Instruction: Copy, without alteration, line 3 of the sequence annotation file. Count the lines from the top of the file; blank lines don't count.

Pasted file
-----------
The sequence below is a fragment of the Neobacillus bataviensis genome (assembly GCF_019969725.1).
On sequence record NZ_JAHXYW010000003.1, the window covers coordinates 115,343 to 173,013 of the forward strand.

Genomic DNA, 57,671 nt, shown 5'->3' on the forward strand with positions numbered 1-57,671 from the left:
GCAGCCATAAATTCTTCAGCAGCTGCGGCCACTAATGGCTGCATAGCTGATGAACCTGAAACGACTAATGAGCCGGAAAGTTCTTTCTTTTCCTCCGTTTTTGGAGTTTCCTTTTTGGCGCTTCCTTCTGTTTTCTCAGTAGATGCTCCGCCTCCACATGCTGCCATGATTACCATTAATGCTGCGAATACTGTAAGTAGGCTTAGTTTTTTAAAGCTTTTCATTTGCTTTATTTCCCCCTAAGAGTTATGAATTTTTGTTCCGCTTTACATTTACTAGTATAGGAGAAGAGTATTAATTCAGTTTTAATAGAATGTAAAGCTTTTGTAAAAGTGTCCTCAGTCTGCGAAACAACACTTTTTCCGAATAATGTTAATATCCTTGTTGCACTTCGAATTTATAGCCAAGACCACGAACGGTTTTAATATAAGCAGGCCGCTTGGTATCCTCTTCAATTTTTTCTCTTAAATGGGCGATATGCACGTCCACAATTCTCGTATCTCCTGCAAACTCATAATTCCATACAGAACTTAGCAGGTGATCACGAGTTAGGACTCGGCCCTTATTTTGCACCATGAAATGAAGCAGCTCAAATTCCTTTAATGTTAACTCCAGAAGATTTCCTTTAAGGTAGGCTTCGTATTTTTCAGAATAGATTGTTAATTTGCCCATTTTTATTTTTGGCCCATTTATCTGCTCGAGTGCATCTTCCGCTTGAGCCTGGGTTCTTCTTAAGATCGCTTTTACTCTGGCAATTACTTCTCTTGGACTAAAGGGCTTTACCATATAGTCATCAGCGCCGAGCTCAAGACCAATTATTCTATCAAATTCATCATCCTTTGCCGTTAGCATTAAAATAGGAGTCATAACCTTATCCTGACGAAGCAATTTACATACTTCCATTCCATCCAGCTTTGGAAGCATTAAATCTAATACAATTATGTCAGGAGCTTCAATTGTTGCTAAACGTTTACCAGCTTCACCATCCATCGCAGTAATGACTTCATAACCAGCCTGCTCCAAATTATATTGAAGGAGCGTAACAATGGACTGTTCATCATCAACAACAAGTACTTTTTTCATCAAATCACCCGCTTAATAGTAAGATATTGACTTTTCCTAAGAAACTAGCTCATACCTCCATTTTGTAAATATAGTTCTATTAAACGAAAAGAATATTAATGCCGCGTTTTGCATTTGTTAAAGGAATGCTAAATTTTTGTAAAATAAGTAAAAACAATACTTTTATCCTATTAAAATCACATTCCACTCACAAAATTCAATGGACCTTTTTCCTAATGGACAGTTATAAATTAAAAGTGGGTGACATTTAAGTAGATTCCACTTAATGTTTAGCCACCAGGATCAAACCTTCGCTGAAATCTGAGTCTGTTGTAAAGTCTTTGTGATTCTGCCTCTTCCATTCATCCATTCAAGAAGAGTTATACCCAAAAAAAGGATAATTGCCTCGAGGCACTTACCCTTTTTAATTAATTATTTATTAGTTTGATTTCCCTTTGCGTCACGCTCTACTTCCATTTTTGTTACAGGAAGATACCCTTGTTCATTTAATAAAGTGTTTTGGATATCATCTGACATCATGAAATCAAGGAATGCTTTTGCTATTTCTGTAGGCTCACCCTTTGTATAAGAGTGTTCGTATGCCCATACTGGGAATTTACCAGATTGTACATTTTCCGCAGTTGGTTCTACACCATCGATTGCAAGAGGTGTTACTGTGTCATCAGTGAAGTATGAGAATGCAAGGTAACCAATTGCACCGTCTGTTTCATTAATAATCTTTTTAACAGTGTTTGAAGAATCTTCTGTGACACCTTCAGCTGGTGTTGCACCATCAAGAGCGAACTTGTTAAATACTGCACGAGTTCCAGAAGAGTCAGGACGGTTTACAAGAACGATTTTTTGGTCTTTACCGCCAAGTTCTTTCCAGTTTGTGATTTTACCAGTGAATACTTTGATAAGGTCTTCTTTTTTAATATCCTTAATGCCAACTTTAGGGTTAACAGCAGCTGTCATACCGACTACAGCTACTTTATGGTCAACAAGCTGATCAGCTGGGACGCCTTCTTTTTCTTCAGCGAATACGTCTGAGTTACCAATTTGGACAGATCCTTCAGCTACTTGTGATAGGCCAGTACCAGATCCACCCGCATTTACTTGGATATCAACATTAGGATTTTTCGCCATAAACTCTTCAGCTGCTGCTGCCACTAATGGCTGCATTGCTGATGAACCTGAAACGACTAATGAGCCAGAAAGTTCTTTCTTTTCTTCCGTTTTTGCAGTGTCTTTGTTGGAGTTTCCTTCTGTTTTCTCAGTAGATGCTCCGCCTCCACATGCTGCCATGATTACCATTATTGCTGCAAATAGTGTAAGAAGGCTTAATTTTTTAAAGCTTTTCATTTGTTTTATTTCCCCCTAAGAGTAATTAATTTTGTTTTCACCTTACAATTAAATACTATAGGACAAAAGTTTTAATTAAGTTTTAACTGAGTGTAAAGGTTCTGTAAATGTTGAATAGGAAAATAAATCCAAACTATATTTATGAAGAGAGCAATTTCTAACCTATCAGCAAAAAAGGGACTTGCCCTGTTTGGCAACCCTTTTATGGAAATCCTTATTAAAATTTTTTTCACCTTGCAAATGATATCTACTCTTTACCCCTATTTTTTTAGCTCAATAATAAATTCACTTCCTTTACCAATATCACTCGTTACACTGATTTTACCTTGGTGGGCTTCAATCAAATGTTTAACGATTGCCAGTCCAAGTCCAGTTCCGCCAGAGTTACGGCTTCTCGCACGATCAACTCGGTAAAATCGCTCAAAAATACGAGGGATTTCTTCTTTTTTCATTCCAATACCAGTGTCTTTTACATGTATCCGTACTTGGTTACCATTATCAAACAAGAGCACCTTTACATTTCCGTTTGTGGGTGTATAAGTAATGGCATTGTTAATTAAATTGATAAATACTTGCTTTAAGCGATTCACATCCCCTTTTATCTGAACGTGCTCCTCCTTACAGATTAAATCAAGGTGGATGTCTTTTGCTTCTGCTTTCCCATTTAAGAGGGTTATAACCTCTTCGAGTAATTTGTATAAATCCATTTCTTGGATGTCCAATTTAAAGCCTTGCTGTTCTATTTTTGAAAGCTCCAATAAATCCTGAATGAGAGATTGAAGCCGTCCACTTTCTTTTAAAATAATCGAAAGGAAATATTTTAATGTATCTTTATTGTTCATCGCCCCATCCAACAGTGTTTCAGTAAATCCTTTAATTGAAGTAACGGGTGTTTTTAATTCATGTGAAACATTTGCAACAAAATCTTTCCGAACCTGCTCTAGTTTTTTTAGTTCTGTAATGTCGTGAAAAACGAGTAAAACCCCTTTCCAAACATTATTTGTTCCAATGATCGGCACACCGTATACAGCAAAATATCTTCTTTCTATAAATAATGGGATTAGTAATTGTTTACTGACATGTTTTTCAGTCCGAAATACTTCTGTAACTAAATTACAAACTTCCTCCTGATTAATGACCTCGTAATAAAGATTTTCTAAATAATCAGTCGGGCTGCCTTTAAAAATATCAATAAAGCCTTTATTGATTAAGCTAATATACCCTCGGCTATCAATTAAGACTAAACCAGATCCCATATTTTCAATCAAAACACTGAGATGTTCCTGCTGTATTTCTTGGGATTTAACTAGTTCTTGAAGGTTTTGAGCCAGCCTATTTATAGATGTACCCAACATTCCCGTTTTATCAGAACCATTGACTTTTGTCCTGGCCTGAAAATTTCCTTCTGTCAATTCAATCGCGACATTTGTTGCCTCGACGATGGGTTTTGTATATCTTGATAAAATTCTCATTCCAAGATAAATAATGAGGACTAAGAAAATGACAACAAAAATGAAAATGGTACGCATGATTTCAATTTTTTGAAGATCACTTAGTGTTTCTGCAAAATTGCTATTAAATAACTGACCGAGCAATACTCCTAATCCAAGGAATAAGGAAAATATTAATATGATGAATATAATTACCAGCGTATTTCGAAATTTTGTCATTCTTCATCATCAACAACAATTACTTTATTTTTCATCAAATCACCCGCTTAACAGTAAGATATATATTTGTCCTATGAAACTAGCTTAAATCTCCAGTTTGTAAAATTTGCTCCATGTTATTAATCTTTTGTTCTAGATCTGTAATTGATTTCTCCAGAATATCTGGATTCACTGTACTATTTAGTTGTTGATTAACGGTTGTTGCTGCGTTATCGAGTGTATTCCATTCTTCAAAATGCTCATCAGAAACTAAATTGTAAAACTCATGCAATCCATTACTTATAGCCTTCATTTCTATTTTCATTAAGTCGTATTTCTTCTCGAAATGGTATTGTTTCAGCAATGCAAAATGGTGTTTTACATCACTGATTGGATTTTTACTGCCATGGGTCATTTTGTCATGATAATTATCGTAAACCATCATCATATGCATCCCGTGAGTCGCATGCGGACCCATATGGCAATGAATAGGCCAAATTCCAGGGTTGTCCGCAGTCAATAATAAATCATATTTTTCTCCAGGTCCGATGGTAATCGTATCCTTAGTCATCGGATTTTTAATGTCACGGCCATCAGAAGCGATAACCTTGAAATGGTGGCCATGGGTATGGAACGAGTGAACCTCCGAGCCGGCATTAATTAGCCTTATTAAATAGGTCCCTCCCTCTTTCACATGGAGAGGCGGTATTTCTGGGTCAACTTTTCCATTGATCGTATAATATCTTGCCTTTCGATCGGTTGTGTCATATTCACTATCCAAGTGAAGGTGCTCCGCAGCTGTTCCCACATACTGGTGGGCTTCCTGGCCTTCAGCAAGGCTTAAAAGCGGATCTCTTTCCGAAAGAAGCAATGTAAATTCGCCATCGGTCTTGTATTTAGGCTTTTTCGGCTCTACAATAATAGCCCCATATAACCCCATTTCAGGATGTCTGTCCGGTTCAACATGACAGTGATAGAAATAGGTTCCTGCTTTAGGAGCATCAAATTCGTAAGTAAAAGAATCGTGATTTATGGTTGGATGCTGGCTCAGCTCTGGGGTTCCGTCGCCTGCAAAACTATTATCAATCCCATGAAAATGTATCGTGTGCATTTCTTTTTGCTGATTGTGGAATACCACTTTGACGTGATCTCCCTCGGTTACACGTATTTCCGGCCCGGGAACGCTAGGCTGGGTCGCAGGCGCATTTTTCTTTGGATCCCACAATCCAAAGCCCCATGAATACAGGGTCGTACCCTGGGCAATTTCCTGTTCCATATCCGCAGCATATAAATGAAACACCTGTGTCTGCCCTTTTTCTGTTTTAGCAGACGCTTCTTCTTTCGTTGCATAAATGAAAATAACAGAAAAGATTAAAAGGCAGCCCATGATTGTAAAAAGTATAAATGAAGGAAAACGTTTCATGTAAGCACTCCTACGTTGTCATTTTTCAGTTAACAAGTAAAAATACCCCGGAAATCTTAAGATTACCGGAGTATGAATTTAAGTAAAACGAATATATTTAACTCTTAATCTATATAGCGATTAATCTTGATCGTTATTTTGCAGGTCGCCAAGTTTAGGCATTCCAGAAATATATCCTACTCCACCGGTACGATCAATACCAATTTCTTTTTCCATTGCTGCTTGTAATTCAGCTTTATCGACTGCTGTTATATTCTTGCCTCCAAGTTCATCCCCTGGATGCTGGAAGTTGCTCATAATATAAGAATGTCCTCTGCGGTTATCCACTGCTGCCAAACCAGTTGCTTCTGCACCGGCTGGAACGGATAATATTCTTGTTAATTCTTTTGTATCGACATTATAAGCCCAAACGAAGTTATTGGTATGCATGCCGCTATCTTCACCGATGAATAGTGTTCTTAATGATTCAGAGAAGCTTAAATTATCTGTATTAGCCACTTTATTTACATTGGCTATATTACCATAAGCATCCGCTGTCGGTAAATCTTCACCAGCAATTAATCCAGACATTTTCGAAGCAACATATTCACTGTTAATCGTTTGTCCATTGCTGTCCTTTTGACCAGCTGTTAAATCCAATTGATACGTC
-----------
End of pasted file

Genomic DNA, 57,671 nt, shown 5'->3' on the forward strand with positions numbered 1-57,671 from the left: